We all know bees make honey. It’s something you learn as a kid, and maybe because of that you never really question it. But take a moment to think about it…
Bees. Make. Honey.
That’s AMAZING! Spiders don’t make chutney. Snails don’t make Vegemite. If they did our minds would be blown, but when it comes to bees, everyone just accepts it!
And it’s not like honey is just a by-product that happens to taste nice. Honey is known as a superfood, and it’s not hard to see why. Its chemical make-up is astonishing. Honey is high in Calcium, Iron and Potassium, with the majority of its content made up of fructose and glucose. It tastes sweeter than sugar and NEVER spoils.
So, how do bees make honey?
One healthy bee hive will make 50kg (110lbs) of honey in a single year. Considering how small bees are, that’s a lot of hard work. Honey is made from nectar, but it doesn’t come out of flowers as the golden sticky stuff we know. A bee will drink the nectar from the flowers with its enormously long tongue, and store the nectar in one of its two stomachs.
Now we’re talking about very small portions of nectar here, and a honey bee might have to visit up to one thousand flowers before filling its special honey stomach up to capacity. When full, the stored nectar might actually weigh as much as the bee itself, so the flight back to the hive is quite a struggle. But the process of turning the nectar into honey has already begun. Inside the bee’s honey stomach are special enzymes, which start to break down the complex sugar in the nectar into two simple sugars; fructose and glucose. This process is called inversion.
Back at the Hive
Ok, things get a little gross here, but bear with us. Once back at the hive, the bee then regurgitates the nectar into the mouth of another bee. Yeah, you read that right. Then that bee does the same to another bee. And so on and so on. This image of the bees passing on the nectar might seem disgusting, but it’s an essential part of the honey making process. Each bee adds extra enzymes to the nectar, helping with the inversion process, breaking it down into fructose and glucose.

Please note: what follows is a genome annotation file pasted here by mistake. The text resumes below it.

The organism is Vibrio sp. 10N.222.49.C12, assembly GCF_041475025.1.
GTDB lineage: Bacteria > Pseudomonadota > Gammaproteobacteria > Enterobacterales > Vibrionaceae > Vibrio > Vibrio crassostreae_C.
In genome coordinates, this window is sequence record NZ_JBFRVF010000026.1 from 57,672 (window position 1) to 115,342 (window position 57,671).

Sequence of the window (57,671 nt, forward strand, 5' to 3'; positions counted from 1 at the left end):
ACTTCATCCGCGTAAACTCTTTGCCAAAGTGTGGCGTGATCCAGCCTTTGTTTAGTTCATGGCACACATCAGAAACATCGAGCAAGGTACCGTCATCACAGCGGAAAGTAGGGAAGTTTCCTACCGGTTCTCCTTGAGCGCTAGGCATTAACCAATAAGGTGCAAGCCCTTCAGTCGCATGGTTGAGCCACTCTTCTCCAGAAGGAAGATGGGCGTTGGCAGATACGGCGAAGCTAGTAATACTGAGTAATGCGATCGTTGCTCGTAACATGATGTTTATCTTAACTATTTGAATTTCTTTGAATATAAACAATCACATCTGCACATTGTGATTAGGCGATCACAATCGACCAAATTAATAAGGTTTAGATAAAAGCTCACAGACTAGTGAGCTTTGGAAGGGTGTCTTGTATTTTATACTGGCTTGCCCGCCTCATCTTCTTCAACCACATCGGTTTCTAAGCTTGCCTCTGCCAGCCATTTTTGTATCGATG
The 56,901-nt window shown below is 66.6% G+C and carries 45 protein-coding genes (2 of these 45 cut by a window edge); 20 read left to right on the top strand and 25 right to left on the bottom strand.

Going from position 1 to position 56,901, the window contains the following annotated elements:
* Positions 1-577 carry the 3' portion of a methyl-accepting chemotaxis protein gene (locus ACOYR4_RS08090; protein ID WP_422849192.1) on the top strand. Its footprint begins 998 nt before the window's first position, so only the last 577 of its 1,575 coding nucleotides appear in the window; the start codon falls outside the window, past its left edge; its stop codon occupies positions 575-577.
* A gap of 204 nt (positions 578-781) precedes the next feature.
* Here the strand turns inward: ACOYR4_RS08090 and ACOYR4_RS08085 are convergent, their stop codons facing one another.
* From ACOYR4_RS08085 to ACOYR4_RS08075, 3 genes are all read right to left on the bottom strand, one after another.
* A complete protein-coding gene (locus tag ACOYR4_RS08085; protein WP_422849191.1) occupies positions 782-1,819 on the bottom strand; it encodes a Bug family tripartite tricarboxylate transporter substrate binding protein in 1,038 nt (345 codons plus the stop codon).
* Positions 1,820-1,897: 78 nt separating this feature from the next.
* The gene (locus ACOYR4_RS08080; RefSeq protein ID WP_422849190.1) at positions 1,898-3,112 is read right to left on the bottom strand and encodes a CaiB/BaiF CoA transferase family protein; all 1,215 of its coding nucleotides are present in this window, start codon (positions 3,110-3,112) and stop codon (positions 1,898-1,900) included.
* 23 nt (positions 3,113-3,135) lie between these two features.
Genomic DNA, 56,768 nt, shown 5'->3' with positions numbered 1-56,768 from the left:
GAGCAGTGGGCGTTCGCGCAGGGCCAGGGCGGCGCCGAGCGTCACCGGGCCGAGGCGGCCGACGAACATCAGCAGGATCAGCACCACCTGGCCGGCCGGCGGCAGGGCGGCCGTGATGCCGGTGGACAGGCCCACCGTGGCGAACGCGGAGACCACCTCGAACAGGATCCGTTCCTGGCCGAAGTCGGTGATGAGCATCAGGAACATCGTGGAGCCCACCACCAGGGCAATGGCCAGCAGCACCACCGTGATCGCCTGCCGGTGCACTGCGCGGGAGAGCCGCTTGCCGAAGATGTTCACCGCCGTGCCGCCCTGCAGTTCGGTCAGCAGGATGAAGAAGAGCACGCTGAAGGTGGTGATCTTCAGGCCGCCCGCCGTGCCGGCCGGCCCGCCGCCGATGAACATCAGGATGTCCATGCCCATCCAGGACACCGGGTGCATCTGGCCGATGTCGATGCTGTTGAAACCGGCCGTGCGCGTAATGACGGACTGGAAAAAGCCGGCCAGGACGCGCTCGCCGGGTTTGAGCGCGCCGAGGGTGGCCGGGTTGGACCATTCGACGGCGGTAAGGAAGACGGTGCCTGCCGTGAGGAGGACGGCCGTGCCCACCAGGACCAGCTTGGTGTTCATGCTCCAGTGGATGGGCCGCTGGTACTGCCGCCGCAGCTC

Once the nectar has been broken down from long-chained complex sugars into simple sugars, it’s then added to what we call a cell. This six-sided cell will be familiar to you- it’s what gives the bee hive its hexagonal honeycomb look. Now, at this point, it’s not quite honey, but almost. There’s just one more step in the process; evaporation.
The nectar is around 70% water, but honey is less than 20% water, so to get rid of all that excess moisture, the bees beat their wings and raise the temperature in the hive, kicking off the evaporation process. Once this stage is complete, we now have honey, and the bees seal the cell with a wax they secrete from their abdomen.
Nothing lasts forever- except honey
Because of its low water content and acidic Ph levels, honey isn’t a very inviting place for bacteria or yeast spoilage. This means honey doesn’t go off, and practically lasts forever. Ancient Egyptian tombs have been found with sealed jars of honey, with their contents pretty much unspoiled. Although if you’re that desperate for honey, we suggest ordering from us.
Bee Plus specialises in Manuka Honey. Unique to New Zealand, Manuka Honey is renowned the world over. Made from native New Zealand flowers, each batch is independently tested using rigorous criteria set by the UMF Honey Association. If you have any questions about our honey, please don’t hesitate to contact us.
Or you can order our exceptional manuka honey here